The Spelling Bee winner is….

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My daughter is in year 4 of primary school and so has reached the stage of having more complex words to learn each week that she is expected to practice and learn at home.  The spellings for this week came home in the format of a letter that had been signed off by the year teachers and which the parent/guardian is expected to sign to say that they have tested their child.

Nothing out of the ordinary in that, except the letter not only had two grammatical errors in it, but also a rather embarrassing spelling mistake.  I’m afraid I could not resist the temptation to circle the offending areas in pen.  I did, however, draw the line at writing “could do better” but the temptation was definitely there!

So what are you supposed to do when the teachers are making mistakes?  I don’t know about you, but I tend to feel ever so slightly intimidated by teachers – probably stems from my own school days and issues my mother had with teachers on numerous occasions.

My daughter had her spelling test on Friday and got 9/9 – wonderful I thought to myself, but I do have to wonder whether or not the teacher will even notice the circled points on their letter, let alone acknowledge and/or do anything about it.  If the errors are not noticed, am I failing my child in not bringing it more to the attention of the teacher, or even Head teacher?

Now, I actually help out at this school, on a voluntary basis, on a Thursday and Friday afternoon so I know several of the teachers and staff there, so I do feel in something of a quandary as to what I should do.  I think I will leave it alone now.  Should any further errors be noticed in future letters, I do think it will be time to go and have a word…. what would you say though???

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  • Kate Scott

    Hehe!! I’d find this sooo frustrating! My children don’t go to school but if they did, aside from circling the mistakes as you did (excellent idea) I’d probably point them out to my child and tell them that it shows that everyone makes mistakes and even teachers aren’t perfect, and how we judge people by those mistakes…perhaps all the more reason to do well in those spelling tests?? :-)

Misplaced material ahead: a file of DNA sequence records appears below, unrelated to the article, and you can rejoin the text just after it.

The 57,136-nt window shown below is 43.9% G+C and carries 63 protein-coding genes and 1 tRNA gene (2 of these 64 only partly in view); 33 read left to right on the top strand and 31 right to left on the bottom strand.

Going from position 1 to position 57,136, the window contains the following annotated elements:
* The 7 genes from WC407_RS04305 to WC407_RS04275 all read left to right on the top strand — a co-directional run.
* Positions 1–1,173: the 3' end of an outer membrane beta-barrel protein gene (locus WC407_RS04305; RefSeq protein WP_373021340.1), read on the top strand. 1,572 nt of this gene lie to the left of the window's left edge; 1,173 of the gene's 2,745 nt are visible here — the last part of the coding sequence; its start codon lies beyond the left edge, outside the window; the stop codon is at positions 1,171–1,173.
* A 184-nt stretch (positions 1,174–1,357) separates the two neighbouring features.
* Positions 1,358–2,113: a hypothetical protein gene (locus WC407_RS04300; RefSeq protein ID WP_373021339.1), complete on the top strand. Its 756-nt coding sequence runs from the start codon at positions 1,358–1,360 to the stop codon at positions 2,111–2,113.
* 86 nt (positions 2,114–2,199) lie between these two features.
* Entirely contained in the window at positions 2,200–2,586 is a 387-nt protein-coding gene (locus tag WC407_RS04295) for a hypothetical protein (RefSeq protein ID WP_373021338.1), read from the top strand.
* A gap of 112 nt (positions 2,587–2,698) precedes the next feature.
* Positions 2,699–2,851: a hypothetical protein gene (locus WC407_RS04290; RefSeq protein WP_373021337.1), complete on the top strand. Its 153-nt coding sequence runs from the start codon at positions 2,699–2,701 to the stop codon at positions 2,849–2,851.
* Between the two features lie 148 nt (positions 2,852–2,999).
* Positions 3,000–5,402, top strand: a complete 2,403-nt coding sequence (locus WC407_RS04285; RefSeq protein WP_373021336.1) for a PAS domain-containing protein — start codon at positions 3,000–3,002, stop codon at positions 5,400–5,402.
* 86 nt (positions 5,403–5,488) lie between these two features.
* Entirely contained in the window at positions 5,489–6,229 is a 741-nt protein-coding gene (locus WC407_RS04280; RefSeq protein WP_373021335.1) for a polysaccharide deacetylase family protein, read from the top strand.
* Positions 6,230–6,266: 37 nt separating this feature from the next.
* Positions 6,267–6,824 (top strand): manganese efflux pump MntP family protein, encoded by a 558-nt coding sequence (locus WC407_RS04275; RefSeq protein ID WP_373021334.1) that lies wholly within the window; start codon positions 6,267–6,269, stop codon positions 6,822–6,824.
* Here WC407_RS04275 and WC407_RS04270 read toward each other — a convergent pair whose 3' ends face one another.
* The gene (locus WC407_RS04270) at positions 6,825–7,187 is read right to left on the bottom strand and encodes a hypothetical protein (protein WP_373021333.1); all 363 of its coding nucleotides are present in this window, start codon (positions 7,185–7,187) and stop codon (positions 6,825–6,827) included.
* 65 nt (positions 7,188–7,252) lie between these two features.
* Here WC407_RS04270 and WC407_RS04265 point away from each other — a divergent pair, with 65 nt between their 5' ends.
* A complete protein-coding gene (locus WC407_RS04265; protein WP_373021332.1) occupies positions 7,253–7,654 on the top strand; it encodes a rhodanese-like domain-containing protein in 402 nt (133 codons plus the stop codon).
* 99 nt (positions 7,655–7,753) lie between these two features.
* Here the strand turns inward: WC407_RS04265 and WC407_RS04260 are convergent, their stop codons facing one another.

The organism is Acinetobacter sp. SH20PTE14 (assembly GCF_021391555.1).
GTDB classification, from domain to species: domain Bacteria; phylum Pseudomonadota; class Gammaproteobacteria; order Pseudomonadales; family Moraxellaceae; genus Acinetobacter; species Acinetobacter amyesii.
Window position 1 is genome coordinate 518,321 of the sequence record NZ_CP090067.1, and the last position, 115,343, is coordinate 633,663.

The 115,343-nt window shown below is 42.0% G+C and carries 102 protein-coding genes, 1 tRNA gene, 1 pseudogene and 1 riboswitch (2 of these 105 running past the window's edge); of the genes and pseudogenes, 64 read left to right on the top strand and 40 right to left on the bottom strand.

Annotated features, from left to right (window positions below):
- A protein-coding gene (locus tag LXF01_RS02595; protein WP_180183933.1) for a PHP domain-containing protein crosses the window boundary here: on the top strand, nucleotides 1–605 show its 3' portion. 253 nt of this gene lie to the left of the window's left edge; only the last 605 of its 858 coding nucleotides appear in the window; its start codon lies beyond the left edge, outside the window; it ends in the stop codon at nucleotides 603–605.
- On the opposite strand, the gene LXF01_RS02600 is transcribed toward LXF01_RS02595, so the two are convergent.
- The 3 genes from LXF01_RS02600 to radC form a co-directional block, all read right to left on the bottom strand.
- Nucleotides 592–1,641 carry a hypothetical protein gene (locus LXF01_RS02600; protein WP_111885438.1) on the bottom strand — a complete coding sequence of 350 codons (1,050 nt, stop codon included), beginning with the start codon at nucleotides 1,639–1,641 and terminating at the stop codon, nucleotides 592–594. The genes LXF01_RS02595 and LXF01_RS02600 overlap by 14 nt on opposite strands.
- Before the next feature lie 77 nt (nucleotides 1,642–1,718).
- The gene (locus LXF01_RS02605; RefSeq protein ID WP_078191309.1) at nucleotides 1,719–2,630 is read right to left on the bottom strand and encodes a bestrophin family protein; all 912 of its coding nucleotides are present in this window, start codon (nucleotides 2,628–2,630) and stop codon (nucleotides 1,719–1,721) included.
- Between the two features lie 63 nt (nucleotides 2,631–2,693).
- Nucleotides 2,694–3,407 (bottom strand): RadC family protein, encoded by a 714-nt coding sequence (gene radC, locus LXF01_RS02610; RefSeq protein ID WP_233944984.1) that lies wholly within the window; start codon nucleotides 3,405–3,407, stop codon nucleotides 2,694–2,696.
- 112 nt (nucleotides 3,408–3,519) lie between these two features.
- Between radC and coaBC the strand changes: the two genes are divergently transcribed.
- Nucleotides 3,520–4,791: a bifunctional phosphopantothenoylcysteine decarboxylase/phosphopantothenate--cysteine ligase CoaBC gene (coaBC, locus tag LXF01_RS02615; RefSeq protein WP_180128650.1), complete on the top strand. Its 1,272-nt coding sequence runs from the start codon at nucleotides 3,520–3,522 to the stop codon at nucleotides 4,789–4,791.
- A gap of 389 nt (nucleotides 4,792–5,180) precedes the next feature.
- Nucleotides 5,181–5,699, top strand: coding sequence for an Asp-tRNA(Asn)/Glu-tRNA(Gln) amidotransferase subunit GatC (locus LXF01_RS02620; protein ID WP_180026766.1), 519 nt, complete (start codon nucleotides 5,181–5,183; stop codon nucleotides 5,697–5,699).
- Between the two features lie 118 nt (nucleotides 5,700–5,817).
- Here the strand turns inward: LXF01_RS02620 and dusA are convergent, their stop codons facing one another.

• Kate Scott

    Or….and this is a bit naughty…you could ask if it was a deliberate test to spot the spelling mistakes and how clever it was!!!? ;-)

  • Angela Boothroyd

    When my eldest daughter was at primary school, one of the words given for her class to learn for their spelling test was spelt incorrectly on the printed sheet she’d brought home. I pointed this out to her and she told her teacher about it the next morning. He told her it was OK and that it was spelt correctly, but she was adamant it was incorrect. He checked it in the dictionary and sure enough it was spelt incorrectly :-)

  • Morag Gaherty

    There is nothing I loathe more (OK, maybe chewing gum) than poor spelling and grammar, especially from the people who are supposed to be teaching your child. I was raised in a house of grammatical Nazis, so was regularly corrected by my parents, and I do so with my own children. How frustrating is it to go through life never learning the correct spelling for something, in case it stifles your precious creativity?

    I once nearly ripped a child’s work off the wall at my niece’s school, because the teacher had written “Your a Star!” at the bottom, so that I could take it to show the headteacher in high dudgeon. Grrr. Even my children know that a contraction of two words is formed by using an apostrophe where the missing letter should be. It’s a simple enough rule to learn.

    Oh, and don’t be frightened of teachers. You are probably older and better educated, for one thing. There is nothing special about being a teacher at all that should make you feel inferior. If it helps, try thinking of them naked. It’s supposed to put you at ease for interviews!

  • Kate Scott

    I agree Morag, your instead of you’re, there instead of their and….my absolute pet hate…saying Haitch instead of Aitch…all drive me MAD!!!! My children probably think i’m a grammatical nazi too, but I’m proud that at 8 and 10 years they can spot a double negative a mile away!! ;-)